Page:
When The Mermaids Cry: Introduction The world population is living, working, vacationing, increasingly conglomerating along the coasts, and standing on the front row of the greatest, most unprecedented, plastic waste tide ever faced.
How to Choose the Right Packaging for Your Product 17 Mar Products make the world go round, and one of the major things that can help make a fantastic product into a bonafide success, and really boost a brand, is the packaging: After all, first impressions are everything these days.
Before we get into it, let us just say this: Here are five key elements of product packaging that are commonly overlooked. So, please make sure you… Make sure it travels well Besides a killer design that says: If your product is bulky or fragile, you will need to focus on materials that are specifically designed for strength.
If your product is going to be sitting on a retail shelf, proud as a peacock, then you will need to put more effort into the outward display; this is where a superior print finish perhaps a UV treated high-gloss, liquid-based coating will come in handy.
For something a little more heavy duty, packaging made from sturdy stuff like a corrugated board is worth looking at, as this particular material provides excellent support. Not only are these kinds of packaging easy to display, they will also survive a few knocks and bumps between being shipped and hitting the shelves.
Which brings us onto our next point. Just let that sink in.
While the above statement does seem quite random, the point is: Paperboard coated white chipboard for folding cartons trays and sleeves: Corrugated a board composed of paperboard with fluted medium paper laminated to it: Take the time to get a feel for the different materials available to you, find out works best and make it one of the foundations of your packaging decisions.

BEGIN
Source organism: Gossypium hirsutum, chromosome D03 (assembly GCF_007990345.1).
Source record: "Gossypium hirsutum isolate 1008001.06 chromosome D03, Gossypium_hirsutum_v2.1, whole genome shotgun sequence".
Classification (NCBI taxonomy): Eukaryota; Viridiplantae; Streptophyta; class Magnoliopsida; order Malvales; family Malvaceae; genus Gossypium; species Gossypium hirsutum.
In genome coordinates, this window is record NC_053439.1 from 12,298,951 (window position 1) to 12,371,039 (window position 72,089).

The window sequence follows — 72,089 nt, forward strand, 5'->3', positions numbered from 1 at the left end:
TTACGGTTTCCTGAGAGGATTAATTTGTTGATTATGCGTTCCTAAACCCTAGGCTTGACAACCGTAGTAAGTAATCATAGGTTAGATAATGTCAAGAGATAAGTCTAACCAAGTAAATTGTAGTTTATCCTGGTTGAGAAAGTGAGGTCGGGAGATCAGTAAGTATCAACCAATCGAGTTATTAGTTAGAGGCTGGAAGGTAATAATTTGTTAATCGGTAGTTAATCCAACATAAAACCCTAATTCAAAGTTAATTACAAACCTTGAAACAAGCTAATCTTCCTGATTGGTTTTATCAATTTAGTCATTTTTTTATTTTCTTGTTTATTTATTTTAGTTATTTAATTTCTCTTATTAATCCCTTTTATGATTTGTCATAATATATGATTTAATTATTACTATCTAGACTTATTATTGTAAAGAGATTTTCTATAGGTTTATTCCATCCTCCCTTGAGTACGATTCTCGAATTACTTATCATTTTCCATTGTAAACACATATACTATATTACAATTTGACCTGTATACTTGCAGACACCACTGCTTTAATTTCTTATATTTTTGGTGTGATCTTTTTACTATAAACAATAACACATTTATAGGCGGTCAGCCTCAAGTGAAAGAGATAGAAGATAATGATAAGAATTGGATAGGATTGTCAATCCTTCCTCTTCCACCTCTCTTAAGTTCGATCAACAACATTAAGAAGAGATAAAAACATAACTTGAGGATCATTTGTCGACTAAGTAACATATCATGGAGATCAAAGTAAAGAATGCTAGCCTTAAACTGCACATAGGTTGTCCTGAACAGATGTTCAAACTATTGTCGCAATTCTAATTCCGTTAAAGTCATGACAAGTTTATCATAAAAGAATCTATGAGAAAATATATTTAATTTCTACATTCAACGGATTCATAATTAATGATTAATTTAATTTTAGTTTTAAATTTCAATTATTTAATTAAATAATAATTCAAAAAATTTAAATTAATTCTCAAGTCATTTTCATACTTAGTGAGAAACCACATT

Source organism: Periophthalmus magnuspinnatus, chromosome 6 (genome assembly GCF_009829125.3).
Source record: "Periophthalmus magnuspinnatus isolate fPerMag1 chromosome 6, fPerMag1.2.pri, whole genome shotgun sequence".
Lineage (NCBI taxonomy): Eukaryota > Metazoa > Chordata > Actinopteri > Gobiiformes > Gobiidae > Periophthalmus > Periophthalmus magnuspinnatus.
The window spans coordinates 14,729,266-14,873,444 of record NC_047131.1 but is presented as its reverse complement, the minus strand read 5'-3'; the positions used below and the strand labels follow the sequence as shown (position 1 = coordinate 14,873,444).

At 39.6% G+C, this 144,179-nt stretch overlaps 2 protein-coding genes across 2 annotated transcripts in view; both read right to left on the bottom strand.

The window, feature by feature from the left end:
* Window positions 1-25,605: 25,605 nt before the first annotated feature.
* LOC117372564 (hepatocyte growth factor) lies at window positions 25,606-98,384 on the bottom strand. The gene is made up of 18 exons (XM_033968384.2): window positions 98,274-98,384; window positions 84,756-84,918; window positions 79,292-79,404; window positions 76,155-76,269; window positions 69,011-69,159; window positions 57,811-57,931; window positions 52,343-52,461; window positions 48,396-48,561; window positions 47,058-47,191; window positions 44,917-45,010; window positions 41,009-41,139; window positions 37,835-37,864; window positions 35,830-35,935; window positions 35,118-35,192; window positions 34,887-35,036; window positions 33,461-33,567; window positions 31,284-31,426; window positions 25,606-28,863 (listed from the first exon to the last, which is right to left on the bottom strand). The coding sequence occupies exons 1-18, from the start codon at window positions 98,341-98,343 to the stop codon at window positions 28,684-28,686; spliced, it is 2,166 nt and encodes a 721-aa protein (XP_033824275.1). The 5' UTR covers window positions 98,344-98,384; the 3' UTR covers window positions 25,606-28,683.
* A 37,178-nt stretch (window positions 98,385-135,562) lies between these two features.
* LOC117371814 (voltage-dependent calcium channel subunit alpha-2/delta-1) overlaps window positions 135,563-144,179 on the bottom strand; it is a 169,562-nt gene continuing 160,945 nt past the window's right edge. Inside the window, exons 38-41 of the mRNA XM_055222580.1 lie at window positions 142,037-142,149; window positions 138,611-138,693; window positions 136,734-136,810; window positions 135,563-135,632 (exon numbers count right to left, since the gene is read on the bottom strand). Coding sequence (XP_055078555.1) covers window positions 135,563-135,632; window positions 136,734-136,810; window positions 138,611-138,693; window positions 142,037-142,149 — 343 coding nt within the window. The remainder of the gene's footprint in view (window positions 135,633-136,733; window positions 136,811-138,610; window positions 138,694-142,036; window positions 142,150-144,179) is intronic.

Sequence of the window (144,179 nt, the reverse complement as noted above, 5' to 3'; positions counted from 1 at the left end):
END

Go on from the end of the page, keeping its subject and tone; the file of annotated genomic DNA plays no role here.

Know that size does matter If you have a product that comes in four different sizes, you may well be able to design two different sized packages that will accommodate all four rather than producing four separate packs by being economical with the dimensions, and savvy with the design.
This will not only save time and as a result, money, it will also ensure consistency throughout your products — and people like consistency. Talk about a waste. Needless to say, we doubt any bananas would consumed that day.
Who knew that someone could get packaging fruit so wrong? Research found that the general cosmetic consuming public prefer purchasing big brand soaps, shampoos, facial moisturizers and soaps in smaller quantities, rather than bulkier family sized packages.
Which is a good to time ask you to… Understand your audience Perhaps one of the most important things to remember when choosing the right product packaging is to understand your target audience — after all, they are the people you want to invest in your creation.
Okay, some plumbers might share your passion for the prehistoric leaf eaters, but the vast majority of them will think your product should have been stacked in the toy section.